The Right Mix of ERM and BCM – the Success Concoction

Many global companies are not adequately prepared to counter incidents that threaten their business’s continuity. Loss of crucial data, systems and processes in a security violation could send businesses tumbling down.

Business Continuity Management or BCM is a holistic management practice that identifies impending impacts, which intimidate an organization, and offers a framework for building flexibility. The process enables an efficient response which can uphold the brand reputation and interests of its key stakeholders, thereby creating value.

BCM programs characteristically do a superior job measuring business criticality to analyse and determine recovery priorities. However, the challenge for an organization lies in integrating the business with IT properly in this analysis. The BCM program should effectively coordinate with the organization’s Enterprise Risk Management (ERM) program, approach and results.

So how and where does ERM converge with BCM?

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Enterprise Risk Management or ERM has been a reputable function within businesses for quite some time, and is well embedded in many organizations, while Business Continuity Management is relatively new. Since protecting the continuity of a business process also has a component of risk management to it, BCM is often construed to be a part of ERM. Although the two are essentially separate, there are many facets of business processes that address the risk of conducting business. Additionally, there are aspects that counter risks to enable the continuity of business functions. The point of convergence – managing risks is critical to protect the continuity of the business.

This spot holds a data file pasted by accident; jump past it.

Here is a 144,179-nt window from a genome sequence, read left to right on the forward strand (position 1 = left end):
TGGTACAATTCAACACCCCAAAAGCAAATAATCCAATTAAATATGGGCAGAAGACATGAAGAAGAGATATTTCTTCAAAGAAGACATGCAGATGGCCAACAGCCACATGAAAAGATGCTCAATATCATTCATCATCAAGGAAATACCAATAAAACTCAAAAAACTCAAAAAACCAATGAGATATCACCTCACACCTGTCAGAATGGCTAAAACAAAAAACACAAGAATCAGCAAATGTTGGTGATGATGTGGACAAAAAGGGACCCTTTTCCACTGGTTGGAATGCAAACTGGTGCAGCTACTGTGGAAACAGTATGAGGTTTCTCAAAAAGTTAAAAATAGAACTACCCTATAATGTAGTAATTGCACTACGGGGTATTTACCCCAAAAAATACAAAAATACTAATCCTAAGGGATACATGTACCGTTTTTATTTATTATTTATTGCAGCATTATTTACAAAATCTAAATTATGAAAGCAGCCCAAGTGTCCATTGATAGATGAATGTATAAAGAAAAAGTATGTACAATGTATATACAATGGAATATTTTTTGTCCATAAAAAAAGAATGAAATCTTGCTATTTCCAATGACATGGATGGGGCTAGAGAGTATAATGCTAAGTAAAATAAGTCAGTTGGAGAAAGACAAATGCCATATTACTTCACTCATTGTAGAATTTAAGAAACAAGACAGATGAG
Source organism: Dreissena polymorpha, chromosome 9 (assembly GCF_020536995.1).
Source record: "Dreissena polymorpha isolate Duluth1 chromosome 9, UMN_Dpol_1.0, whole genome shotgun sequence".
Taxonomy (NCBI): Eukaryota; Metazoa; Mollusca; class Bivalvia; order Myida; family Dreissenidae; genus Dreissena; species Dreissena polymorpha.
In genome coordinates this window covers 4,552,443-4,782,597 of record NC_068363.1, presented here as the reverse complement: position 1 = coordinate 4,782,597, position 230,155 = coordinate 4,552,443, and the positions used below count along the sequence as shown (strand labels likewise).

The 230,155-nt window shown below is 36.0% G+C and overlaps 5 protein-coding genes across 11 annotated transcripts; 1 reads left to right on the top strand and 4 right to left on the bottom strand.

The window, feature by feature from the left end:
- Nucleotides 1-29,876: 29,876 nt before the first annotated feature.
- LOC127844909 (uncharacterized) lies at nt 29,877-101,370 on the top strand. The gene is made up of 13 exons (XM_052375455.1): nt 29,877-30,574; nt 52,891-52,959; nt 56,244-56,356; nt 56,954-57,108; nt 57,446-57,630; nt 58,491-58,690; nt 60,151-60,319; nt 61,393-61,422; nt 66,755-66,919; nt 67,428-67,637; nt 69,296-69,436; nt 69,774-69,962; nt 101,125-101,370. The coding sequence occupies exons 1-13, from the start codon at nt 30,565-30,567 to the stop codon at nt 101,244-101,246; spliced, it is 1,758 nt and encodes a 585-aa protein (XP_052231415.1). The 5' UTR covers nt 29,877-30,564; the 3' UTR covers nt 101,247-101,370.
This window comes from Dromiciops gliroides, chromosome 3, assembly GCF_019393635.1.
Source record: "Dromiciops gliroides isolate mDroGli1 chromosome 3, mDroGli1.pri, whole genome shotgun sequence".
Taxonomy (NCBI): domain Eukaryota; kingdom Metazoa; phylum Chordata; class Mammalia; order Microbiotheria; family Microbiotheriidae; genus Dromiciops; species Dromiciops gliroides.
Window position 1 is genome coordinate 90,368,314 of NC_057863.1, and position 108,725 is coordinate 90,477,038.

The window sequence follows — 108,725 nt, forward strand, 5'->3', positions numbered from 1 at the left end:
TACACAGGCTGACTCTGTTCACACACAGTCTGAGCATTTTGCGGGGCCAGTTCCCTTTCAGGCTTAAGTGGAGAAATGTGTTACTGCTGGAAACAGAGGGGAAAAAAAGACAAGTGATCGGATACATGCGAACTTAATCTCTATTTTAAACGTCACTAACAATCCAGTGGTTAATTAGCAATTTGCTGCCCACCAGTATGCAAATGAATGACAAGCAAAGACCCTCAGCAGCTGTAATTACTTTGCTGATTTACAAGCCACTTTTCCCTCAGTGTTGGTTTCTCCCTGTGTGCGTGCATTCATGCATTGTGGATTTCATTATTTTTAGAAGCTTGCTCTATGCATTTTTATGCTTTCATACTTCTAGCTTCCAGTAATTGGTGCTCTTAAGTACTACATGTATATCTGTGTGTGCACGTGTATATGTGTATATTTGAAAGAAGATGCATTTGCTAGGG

A strategy, which enables a business to recover from downtime or prevent a disaster swiftly enough, is crucial for business continuity. While ERM identifies and treats risks in the organization, BCM assists the organization to develop flexible and inclusive solutions that cater to the availability of their information systems, essential data and core business processes in case of a catastrophe.

The primary focus of BCM is deterrence and response to unsettling occurrences. Risk management helps measure the probability of particular risks, but it also determines the vulnerability of critical business assets like facilities, human resources, technology, processes, etc. This in turn helps a BCM program create objectives that address specific risks.

Regardless of whether risk management is appropriate for C-level staff or it resides only within a particular department, it acts as important decision-support system. BCM should be an essential part of successful risk management. Business-continuity planning and disaster recovery are ‘life jackets’ that help an organization endure potential risks, which it cannot otherwise mitigate.

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There are several variables that can potentially impact the execution of a risk management program. Some companies argue that it does not matter where BCM and ERM are positioned within a business; what is rather important is that they are effectively engaged within the business. However, some disagree. Poor positioning within an organization can significantly affect the success of the business. The Board of Directors should bring the Internal Audit and ERM groups together to create processes and monitor them effectively. Support from the senior leadership of a company, coupled with optimal integration of BCM and ERM, is a sure shot concoction that spells magic for business.

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